Working Abroad

For those who wish to work abroad, below are a few extra things to keep in mind beyond what’s needed for the typical job search.

8 Tips to Plan Your Career Abroad

1. Start your international job search early.

It generally takes longer to secure something abroad because of visas and work permits, additional rounds of interviewing and relocation issues.

2. Think about what sort of experience you want to have abroad.

Do you have a particular career that you would like to explore, such as international development, international law or international education? Or do you want to strengthen your skills in a particular language? Maybe you don’t have a goal in mind except to do something “challenging – unique – exciting”.

As with any job search, you may want to have a couple different options that you are pursuing.

3. Learn about the employment regulations for specific countries.

Each country has different laws regarding foreign workers. Students or recent graduates frequently have more opportunities to go abroad through various summer or short-term exchange programs. Permission for full-time employment is usually employer-initiated, however, and may not be something you can secure without first receiving a job offer or having an employer interested in hiring you.

Contact embassies and consular offices to learn more.

4. Explore online resources that are all about life and work in countries around the world.

Start with the U.S. Department of State, the best resource for U.S. citizens considering travel abroad. Then browse some of the other online resources for working and living abroad.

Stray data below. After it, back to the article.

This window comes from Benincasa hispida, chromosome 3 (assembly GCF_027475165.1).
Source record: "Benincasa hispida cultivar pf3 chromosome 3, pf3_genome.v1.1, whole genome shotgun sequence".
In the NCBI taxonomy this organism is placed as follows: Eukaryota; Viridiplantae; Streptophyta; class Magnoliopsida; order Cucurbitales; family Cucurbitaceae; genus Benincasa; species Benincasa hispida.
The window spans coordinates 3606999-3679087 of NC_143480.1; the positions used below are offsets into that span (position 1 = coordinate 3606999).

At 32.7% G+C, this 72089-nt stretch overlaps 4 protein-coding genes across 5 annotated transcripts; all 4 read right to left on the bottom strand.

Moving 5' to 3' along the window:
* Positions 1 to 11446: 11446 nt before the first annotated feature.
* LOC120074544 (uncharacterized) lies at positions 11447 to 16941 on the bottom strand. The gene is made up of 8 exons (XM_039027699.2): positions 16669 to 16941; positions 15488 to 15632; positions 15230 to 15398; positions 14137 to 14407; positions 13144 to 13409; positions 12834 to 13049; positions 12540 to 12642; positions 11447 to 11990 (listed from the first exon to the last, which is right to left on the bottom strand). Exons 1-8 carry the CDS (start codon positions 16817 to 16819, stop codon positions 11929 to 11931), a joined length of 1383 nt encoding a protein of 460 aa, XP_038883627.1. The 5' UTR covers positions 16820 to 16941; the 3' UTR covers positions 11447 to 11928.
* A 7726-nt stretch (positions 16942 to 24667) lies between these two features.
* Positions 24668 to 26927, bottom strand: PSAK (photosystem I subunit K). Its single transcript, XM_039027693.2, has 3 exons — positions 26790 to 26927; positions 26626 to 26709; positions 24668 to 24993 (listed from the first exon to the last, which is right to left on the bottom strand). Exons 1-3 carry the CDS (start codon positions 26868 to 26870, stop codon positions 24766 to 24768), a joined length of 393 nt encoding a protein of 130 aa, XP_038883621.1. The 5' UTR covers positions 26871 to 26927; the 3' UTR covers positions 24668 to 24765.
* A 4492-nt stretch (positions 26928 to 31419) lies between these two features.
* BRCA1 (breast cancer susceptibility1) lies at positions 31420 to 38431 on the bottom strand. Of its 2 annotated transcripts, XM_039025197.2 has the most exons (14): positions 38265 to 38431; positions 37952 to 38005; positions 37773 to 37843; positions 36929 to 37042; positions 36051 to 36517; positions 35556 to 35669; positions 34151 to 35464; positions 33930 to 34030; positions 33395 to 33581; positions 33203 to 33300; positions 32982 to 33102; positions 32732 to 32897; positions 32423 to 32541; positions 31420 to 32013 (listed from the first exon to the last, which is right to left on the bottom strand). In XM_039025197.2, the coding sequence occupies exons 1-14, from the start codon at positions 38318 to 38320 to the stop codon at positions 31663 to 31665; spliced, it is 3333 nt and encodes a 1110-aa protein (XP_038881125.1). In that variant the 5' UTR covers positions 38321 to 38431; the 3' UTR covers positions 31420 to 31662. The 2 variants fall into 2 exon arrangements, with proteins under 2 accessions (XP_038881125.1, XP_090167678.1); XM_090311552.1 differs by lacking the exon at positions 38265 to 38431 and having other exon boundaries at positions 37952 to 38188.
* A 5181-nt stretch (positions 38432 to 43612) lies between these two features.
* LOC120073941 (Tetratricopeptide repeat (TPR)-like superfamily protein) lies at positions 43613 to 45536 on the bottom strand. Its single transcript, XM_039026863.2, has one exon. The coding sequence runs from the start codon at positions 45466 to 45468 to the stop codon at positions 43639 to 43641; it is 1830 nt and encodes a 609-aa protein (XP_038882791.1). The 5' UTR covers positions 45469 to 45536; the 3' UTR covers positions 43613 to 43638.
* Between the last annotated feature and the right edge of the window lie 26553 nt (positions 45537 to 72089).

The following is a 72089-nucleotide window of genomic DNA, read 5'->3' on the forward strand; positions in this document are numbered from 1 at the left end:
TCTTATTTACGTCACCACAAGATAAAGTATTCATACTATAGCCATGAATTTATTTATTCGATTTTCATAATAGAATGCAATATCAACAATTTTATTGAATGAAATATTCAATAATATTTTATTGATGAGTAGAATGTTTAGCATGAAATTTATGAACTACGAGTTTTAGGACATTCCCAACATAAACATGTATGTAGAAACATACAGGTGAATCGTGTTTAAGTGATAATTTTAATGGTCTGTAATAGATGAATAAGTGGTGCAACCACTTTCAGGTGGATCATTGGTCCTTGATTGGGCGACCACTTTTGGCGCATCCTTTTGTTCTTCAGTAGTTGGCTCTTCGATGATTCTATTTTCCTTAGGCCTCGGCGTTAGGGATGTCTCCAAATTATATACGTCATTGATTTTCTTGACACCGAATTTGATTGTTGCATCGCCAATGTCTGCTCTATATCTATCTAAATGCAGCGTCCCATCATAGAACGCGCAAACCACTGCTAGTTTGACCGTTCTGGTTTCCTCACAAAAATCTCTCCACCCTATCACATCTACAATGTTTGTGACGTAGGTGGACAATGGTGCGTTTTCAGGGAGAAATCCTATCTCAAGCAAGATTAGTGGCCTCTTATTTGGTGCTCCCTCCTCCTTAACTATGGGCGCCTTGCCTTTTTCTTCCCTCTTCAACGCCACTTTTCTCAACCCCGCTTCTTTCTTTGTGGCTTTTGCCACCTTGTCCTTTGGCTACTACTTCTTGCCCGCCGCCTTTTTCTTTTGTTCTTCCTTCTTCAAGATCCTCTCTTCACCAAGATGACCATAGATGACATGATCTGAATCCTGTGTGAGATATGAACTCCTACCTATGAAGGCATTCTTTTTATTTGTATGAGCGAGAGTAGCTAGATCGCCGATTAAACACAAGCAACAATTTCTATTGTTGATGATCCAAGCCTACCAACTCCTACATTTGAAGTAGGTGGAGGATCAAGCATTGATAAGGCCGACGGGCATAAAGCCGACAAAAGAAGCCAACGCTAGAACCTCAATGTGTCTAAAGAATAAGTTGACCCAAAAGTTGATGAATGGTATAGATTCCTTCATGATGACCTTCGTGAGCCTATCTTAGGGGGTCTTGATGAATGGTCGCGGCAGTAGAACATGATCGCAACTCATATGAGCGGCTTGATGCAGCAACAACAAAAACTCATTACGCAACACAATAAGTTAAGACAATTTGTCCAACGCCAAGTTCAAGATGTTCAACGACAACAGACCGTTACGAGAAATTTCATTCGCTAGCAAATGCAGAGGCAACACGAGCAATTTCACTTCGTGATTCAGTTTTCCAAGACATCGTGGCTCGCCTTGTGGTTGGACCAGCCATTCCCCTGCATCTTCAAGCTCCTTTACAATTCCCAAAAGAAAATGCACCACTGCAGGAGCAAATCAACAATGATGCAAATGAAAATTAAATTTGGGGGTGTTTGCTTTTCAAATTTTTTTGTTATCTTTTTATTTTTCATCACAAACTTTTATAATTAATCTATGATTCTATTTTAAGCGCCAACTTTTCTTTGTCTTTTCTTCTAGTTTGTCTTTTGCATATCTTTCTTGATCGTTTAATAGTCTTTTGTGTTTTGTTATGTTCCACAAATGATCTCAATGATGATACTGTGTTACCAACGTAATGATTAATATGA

5. Use Chambers of Commerce.

These organizations represent joint business interests of the partner countries and can offer valuable information about cultural exchange and internship experiences, as well as help identify organizations that may be prospective employers.

Use the World Chambers Network to look up the chamber of commerce for any country in the world.

6. Take advantage of the global Princeton alumni network.

Alumni who are living and working abroad can offer advice and valuable insight to available opportunities and strategies for pursuing them. Use TigerNet in three ways:

  • Directory Search: Identify alumni in specific countries and industries of interest
  • Regional Associations: Get a list of Princeton clubs around the world
  • Online Discussion Groups by region: Read messages and post requests (discussion groups are open only to alumni). Not sure what to say? Read our tips for connecting with alumni.

7. Consider a Princeton-affiliated program or other 1-2 year program for recent grads.

Organizations such as Princeton in Asia, Princeton in Africa and Princeton in Latin America develop international fellowship opportunities for students, as well as outside organizations such as WorldTeach or the JET Programme in Japan.

8. Revise your resumes and cover letters to meet cultural standards.

Resume styles and content vary from country to country, as well as norms for interviewing. Use Going Global and other online resources to understand these differences.

In some instances you will be asked to submit your resume in another language. Make sure this version of your resume has also been reviewed by a native speaker if you are not one yourself.